Time frame is not the big issue in trading. Many people picking day trading are secretly trying to lose IMO. They choose a short time frame to make money in a hurry like it is sneaking money from the market. If this is your secret motivation, then you will fail guaranteed.

    Any system you choose has trade offs and no one timeframe can work better than another or the markets would not be efficient.
  6. I'm not sure I want a full-time career with the markets working for someone else. If I am to pursue the markets further, I think it will be for my own account, as I want to explore new endeavors, but just as much because proprietary trading is virtually non-existent in Norway.

    Now to your questions.

    I did not blow up during swing trading, but I did take a large loss. What happened was that a large position went immediately against me and I could not pull the trigger to exit. I still withdrew a large amount of money after this, since I wanted to educate myself before risking more of my money.

    I blew my first account during day trading, because I simply did not know what I was doing and was massively overleveraged.

    My second account was not very big to begin with and I did not blow up per se, but had a few days where I lost control. I had periods where I did really well. Once I had a run of 30 consecutive winning days. I thought I knew something, upped my size and lost greatly.

    Ultimately, I was still leveraged too much, undercapitalized, had pressure to perform and had to withdraw money for daily expenses. I liquidated the account before it was empty, seeing that my odds to make it at the time did not make it worth it.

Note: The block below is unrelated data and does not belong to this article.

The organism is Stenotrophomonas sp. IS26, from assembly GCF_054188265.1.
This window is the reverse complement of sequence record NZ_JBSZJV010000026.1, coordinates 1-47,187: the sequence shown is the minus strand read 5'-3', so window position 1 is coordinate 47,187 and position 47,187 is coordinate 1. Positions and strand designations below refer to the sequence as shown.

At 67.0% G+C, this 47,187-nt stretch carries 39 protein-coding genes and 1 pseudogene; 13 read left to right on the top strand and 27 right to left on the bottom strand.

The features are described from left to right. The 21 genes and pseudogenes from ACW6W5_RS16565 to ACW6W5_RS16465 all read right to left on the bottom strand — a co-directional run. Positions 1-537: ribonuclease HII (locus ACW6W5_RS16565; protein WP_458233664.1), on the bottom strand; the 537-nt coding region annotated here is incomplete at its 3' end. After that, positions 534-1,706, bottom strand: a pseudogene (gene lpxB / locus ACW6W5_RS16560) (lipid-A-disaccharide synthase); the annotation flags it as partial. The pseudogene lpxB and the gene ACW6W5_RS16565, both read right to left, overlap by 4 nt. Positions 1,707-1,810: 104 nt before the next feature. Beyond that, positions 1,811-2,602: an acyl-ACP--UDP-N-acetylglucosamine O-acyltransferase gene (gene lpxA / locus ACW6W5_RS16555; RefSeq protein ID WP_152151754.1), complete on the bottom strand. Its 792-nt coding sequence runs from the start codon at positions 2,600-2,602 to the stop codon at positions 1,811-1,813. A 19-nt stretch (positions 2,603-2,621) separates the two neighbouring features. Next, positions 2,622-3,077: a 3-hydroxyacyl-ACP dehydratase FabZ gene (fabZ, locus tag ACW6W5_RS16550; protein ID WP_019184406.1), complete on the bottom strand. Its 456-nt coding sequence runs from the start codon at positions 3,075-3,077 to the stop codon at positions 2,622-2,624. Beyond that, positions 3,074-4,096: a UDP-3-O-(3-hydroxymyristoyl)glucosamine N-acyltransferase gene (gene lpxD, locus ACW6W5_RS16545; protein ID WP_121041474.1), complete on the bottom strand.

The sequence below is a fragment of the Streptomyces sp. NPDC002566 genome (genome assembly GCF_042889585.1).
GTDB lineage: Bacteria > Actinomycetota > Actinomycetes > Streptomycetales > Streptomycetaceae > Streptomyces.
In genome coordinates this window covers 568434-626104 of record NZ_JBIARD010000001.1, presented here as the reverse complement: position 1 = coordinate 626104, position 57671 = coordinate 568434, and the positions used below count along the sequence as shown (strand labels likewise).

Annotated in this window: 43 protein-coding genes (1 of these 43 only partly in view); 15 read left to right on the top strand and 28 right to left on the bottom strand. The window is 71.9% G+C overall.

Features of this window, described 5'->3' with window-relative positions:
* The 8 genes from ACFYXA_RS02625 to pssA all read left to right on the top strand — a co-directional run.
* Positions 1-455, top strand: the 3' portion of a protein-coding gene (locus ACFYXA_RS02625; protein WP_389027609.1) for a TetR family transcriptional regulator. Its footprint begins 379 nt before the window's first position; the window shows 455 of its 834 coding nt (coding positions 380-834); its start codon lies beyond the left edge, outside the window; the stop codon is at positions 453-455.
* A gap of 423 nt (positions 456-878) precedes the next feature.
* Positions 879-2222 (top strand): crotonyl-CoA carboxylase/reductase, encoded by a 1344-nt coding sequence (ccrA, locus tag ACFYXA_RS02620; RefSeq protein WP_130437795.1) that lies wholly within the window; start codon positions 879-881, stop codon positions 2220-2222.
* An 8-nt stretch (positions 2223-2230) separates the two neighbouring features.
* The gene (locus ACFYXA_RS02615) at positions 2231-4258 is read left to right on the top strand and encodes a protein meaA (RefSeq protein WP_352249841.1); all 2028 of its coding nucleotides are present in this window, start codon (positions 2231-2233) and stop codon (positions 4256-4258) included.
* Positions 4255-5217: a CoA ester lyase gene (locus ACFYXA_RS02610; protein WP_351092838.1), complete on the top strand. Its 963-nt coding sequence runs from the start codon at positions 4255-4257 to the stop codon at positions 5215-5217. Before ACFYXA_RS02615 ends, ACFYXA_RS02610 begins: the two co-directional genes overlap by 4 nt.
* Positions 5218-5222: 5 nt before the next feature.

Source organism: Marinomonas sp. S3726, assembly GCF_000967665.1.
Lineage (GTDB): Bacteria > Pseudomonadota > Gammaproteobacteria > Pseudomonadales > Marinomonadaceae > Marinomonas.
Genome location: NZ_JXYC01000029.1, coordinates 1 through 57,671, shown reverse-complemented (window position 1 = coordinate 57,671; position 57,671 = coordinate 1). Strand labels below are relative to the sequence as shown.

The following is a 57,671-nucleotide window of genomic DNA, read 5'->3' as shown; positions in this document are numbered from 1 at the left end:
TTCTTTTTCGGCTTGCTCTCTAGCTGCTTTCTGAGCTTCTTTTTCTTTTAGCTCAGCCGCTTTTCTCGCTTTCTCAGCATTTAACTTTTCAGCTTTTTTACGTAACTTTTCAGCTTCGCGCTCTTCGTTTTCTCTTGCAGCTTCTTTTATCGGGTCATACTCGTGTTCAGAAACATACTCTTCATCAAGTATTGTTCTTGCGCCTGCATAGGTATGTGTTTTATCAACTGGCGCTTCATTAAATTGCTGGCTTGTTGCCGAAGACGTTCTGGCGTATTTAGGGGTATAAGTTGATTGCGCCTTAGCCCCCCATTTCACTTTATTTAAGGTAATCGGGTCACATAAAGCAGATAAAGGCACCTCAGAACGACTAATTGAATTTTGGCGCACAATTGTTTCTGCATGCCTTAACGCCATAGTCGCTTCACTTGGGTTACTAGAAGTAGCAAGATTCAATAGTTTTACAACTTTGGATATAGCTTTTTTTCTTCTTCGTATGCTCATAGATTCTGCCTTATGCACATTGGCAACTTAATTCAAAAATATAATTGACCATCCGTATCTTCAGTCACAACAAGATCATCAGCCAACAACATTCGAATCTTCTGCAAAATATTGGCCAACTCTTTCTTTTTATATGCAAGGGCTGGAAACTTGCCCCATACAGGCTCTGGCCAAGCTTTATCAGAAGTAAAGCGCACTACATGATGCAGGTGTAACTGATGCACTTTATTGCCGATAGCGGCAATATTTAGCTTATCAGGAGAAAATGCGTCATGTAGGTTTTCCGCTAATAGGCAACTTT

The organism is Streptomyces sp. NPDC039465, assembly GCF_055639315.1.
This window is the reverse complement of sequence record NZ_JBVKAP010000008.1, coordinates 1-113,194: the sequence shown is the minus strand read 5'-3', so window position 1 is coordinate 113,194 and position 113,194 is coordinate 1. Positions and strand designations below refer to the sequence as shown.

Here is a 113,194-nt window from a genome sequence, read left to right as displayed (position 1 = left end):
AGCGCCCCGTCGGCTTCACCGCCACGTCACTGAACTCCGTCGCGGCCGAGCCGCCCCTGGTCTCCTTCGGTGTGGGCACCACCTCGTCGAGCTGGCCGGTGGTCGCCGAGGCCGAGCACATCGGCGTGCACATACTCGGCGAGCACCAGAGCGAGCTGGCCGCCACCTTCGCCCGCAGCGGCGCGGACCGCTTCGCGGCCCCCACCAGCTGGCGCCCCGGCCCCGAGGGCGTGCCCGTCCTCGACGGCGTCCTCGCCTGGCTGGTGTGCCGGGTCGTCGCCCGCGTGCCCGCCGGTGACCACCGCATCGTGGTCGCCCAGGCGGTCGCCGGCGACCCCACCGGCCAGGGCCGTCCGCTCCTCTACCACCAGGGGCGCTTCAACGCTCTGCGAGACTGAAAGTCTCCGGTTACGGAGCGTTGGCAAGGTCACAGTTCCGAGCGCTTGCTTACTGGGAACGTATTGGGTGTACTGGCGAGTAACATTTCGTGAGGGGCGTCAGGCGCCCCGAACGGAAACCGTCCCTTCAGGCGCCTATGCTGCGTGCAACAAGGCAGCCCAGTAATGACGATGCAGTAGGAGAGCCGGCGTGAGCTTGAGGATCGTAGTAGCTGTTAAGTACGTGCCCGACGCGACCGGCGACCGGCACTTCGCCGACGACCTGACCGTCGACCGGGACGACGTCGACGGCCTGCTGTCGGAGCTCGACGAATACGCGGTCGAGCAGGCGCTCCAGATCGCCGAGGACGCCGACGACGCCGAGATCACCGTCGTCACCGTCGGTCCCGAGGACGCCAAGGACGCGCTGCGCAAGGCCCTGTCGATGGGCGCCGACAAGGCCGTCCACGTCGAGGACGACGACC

7. I can read some emotions there. :D
  8. irniger


    Several articles I read clearly show, that swing trading brings more in the end and is less tiring and stressy. I can confirm this, having done both.

    Of course it's hard to see, that in some days daytrading forex brings you 150++ pips and swing trading only 25 pips on average. My H4 trading forex results in 500-600 pips every months per pair using 10% of funds and 1:100 margin level with trades lasting 6+ days on average. Drawdowns from entry point are never more than 60 pips. Now calculate the profits from this.

    For you as a student or anyone with a regular job, swing trading forex necessitates looking only once or twice at the charts every day. Plus obeying a few rules to avoid pitfalls and enhance and optimize the results.

    Happy trading,

  9. vinc


    since you can't make up your mind perhaps in the so called meantime you could reveal it?
    that might be more interesting / hopefully/ than your Hamlet like divagations ..
    listen, once we know your method it will be carefully analyzed by the collective awareness here and the answer will be pretty straightforward :D
  10. WS_MJH


    A trading background along with quantitative studies should make you very competitive for funds and other asset managers. Go in that direction. The real money in trading is managing other people's money.
    #10     Jun 18, 2013